In front of the Paris climate conference on Wednesday, Kerry promised that the U.S. “not only recognizes our role in creating some of this problem but we embrace our responsibility to do something about it.”
But words are not enough, as many environmental critics and developing nations have reminded the Obama administration.
Money is an important way to show the U.S.’s commitment, which is why the State Department also announced it would double grants available to vulnerable countries to $800 million, to help reduce climate risks on infrastructure, water, health, and agriculture. The U.S. “will not leave the most vulnerable nations among us to quite literally weather the storm,” Kerry said.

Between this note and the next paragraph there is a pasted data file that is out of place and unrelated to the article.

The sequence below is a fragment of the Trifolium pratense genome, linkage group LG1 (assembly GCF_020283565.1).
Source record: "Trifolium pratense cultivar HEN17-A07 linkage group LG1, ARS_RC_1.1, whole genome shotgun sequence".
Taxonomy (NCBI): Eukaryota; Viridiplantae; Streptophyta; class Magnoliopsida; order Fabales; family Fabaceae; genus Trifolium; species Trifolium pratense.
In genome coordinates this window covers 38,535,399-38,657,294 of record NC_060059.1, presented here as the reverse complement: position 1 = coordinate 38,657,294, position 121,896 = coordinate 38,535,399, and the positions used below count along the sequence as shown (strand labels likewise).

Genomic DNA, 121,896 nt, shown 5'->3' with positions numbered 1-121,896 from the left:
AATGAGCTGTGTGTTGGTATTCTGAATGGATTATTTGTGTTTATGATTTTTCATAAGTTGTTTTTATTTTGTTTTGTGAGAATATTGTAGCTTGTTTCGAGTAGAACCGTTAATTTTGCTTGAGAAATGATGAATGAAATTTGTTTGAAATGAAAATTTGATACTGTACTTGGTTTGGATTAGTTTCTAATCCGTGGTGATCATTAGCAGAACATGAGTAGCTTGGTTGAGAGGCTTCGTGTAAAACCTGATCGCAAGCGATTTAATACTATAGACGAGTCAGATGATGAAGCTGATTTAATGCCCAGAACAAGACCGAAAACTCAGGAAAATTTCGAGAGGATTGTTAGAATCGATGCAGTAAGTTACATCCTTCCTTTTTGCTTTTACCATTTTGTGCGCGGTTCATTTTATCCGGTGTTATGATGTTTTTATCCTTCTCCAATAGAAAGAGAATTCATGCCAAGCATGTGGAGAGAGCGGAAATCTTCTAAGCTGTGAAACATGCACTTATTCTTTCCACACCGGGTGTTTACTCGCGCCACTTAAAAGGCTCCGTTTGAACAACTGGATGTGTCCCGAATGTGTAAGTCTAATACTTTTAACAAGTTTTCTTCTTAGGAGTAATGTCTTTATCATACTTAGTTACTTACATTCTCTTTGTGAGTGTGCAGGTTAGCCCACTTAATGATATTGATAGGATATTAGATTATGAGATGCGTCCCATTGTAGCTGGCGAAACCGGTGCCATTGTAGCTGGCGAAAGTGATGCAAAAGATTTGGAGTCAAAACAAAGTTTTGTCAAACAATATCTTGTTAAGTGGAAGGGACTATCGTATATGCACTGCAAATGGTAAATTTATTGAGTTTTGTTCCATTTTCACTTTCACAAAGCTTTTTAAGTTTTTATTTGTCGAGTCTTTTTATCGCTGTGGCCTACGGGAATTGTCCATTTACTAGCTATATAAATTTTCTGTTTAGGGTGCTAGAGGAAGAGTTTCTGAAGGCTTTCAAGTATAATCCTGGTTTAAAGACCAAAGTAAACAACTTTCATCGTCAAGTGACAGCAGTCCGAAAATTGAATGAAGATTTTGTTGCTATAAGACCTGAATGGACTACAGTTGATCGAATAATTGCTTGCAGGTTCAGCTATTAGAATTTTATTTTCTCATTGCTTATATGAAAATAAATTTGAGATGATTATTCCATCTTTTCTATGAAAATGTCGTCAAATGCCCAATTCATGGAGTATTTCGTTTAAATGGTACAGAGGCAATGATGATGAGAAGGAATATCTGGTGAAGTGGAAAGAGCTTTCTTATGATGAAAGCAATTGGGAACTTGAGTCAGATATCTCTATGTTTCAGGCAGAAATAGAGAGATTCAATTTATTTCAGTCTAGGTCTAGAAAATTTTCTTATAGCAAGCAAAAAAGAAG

There were mixed reactions. “The US $800 million he announced, doubling the current commitment, is a positive step but it’s just a drop in the ocean compared to what is needed,” Kyle Ash, senior legislative representative at Greenpeace, said in a statement. “While I appreciate the doubling of U.S. grants for adaptation to more than $800 million by 2020, it is still well below the U.S.’s fair share,” Friends of the Earth U.S. President Erich Pica said. Sierra Club Executive Director Michael Brune had a more positive reaction. “This support helps fulfill the moral obligation we have to aid those directly affected by the carbon pollution disproportionately created in developed countries that is disproportionately affecting developing countries,” he said.